Hursh Karkhanis is a senior finance major
When my close friend flooded our group chat (fittingly named “Lakers for Life,” after our favorite NBA team) with texts that read, “I HOPE IT’S NOT REAL” and “NOT KOBE,” I did what everybody else did: I went to Google and read the latest news. From that moment on, it was like a movie; first, my younger brother called almost in tears, then my mother called with sadness in her voice, all while my group chat was blowing up with news articles and tweets.
Most basketball fans had the same experience on the morning of Sunday, Jan. 26, and between receiving panicked calls and texts to turning on the news and seeing the headlines, our shock and denial slowly turned to acceptance and most importantly, reflection.
Kobe Bryant was my childhood hero, and of all the things I found inspirational about him — his tenacity on the court, wealth of passions outside the game, and well-spoken manner during interviews — the thing I thought of the most during those hours and days after his death was his isolation.
Kobe was good enough to enter the NBA after high school, so he decided to skip college and make the leap at the age of 17. He was the youngest player in the locker room and always felt like an outsider — his teammates would go out after games, while he was forced to stay in his hotel room since he couldn’t legally drink yet. Kobe internalized those feelings of being left out and used them to double down on what he wanted to do. He spent time in the weight room while his teammates were out drinking, and read books on investing and money management while his peers were at strip clubs. Today, everyone is trying to follow a trend and appear like they are living their best lives on Instagram, but Kobe willingly defied such trends. He was different and was comfortable with being so, something that comes from both a relentless work ethic and a tremendous amount of self-belief.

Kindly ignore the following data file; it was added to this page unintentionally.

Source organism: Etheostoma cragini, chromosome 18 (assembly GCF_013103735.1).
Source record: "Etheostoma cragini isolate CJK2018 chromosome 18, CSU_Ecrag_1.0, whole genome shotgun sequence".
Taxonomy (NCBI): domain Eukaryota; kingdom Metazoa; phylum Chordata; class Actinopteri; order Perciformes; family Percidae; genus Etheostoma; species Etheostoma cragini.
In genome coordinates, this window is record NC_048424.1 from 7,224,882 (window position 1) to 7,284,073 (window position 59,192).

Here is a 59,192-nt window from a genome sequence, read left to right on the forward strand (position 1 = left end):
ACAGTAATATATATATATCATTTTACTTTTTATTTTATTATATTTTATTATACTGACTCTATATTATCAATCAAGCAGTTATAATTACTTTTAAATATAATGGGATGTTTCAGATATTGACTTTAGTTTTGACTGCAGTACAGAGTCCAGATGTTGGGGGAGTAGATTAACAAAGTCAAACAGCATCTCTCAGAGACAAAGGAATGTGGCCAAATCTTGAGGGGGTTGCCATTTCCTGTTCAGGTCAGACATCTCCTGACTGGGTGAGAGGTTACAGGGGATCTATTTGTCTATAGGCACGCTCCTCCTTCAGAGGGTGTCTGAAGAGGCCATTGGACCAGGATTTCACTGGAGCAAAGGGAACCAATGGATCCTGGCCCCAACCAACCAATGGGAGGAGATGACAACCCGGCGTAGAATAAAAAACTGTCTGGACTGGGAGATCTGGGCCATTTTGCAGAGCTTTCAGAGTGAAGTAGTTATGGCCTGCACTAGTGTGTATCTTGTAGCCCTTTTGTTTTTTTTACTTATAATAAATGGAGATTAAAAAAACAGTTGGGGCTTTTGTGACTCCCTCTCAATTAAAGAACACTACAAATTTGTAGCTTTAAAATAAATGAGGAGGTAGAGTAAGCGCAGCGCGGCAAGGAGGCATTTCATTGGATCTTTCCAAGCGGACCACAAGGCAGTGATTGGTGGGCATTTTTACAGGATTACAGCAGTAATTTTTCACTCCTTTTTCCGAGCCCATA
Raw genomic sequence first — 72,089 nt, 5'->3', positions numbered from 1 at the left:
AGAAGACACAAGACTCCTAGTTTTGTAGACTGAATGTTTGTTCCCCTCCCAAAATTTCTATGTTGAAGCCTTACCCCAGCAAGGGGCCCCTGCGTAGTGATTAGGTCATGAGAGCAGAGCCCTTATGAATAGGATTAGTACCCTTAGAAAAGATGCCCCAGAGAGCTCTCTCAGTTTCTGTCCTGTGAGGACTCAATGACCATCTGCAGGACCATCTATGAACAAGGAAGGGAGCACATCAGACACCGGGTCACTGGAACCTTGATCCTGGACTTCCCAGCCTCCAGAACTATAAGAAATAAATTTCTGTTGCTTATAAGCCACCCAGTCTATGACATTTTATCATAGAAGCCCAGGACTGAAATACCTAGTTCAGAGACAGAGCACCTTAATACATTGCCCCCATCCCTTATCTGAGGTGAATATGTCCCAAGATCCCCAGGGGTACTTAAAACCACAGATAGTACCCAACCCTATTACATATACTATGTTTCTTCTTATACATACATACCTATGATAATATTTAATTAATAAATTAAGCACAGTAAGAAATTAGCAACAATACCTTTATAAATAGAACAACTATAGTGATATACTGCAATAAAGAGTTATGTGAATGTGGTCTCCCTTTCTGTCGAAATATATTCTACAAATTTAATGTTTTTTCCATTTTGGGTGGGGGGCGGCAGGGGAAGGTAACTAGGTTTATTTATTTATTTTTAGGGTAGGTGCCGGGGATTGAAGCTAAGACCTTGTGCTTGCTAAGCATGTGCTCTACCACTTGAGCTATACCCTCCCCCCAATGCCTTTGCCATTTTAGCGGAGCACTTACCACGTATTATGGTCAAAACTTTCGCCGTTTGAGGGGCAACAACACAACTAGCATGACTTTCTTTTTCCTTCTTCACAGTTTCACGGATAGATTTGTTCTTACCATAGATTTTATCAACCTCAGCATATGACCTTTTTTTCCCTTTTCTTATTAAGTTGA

When a significant part of your childhood leaves the world so unexpectedly, tragically, almost helplessly, the sadness that comes over you can be equivalent to that of a close family member passing away. In the moments following the shock, however, the motivation to self-reflect is just as strong, and I opened up my journal on that Sunday afternoon and started writing about my life and how I want to live it.
Kobe was known for having a wide set of interests, and this has inspired me to branch out of my comfort zone like he always did. Kobe was well-read, even once asking President Bill Clinton for a book list, and it inspired me to make a trip to Gleeson to pick out a book about investing in options, something I’m thinking of trying myself. Kobe was a loyal family man, and this trait moved me to evaluate how much I talked to my family on a weekly basis as well as really take stock of who I saw as my friends.
Finally, he was admired for his never-ending pursuit of excellence, and this inspired me to strive for the same, instead of simply “playing for average” like I tend to do sometimes. There is no question that this tragedy has given me a new perspective on life and, moving forward, I certainly plan to use the motivation he has inspired in me.